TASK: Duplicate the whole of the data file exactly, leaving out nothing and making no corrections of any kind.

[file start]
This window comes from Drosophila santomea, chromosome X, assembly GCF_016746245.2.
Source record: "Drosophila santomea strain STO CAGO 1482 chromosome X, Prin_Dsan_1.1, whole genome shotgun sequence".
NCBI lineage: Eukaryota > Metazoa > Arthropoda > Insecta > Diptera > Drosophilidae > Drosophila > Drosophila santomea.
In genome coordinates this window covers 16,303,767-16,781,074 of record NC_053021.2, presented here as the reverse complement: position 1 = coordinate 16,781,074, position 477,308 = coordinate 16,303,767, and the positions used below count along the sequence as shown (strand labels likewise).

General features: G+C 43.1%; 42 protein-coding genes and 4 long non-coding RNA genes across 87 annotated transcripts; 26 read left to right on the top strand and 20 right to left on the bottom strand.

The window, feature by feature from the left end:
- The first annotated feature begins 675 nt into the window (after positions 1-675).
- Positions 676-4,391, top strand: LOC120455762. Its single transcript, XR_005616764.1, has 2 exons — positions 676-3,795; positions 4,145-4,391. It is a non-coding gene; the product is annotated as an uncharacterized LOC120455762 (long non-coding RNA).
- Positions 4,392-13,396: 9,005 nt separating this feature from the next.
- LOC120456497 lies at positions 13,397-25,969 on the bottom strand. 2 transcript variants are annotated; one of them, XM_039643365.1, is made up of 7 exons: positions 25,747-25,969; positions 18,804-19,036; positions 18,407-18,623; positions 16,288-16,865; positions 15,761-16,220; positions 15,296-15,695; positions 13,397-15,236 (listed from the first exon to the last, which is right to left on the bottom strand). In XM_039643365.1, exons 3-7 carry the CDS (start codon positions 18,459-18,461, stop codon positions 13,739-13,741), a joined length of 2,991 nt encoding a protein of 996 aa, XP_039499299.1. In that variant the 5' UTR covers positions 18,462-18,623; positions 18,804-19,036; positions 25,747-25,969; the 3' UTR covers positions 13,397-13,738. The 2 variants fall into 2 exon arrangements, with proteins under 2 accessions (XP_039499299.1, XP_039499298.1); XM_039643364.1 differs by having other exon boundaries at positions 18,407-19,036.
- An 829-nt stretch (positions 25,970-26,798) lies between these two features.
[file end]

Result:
This window comes from Drosophila santomea, chromosome X, assembly GCF_016746245.2.
Source record: "Drosophila santomea strain STO CAGO 1482 chromosome X, Prin_Dsan_1.1, whole genome shotgun sequence".
NCBI lineage: Eukaryota > Metazoa > Arthropoda > Insecta > Diptera > Drosophilidae > Drosophila > Drosophila santomea.
In genome coordinates this window covers 16,303,767-16,781,074 of record NC_053021.2, presented here as the reverse complement: position 1 = coordinate 16,781,074, position 477,308 = coordinate 16,303,767, and the positions used below count along the sequence as shown (strand labels likewise).

General features: G+C 43.1%; 42 protein-coding genes and 4 long non-coding RNA genes across 87 annotated transcripts; 26 read left to right on the top strand and 20 right to left on the bottom strand.

The window, feature by feature from the left end:
- The first annotated feature begins 675 nt into the window (after positions 1-675).
- Positions 676-4,391, top strand: LOC120455762. Its single transcript, XR_005616764.1, has 2 exons — positions 676-3,795; positions 4,145-4,391. It is a non-coding gene; the product is annotated as an uncharacterized LOC120455762 (long non-coding RNA).
- Positions 4,392-13,396: 9,005 nt separating this feature from the next.
- LOC120456497 lies at positions 13,397-25,969 on the bottom strand. 2 transcript variants are annotated; one of them, XM_039643365.1, is made up of 7 exons: positions 25,747-25,969; positions 18,804-19,036; positions 18,407-18,623; positions 16,288-16,865; positions 15,761-16,220; positions 15,296-15,695; positions 13,397-15,236 (listed from the first exon to the last, which is right to left on the bottom strand). In XM_039643365.1, exons 3-7 carry the CDS (start codon positions 18,459-18,461, stop codon positions 13,739-13,741), a joined length of 2,991 nt encoding a protein of 996 aa, XP_039499299.1. In that variant the 5' UTR covers positions 18,462-18,623; positions 18,804-19,036; positions 25,747-25,969; the 3' UTR covers positions 13,397-13,738. The 2 variants fall into 2 exon arrangements, with proteins under 2 accessions (XP_039499299.1, XP_039499298.1); XM_039643364.1 differs by having other exon boundaries at positions 18,407-19,036.
- An 829-nt stretch (positions 25,970-26,798) lies between these two features.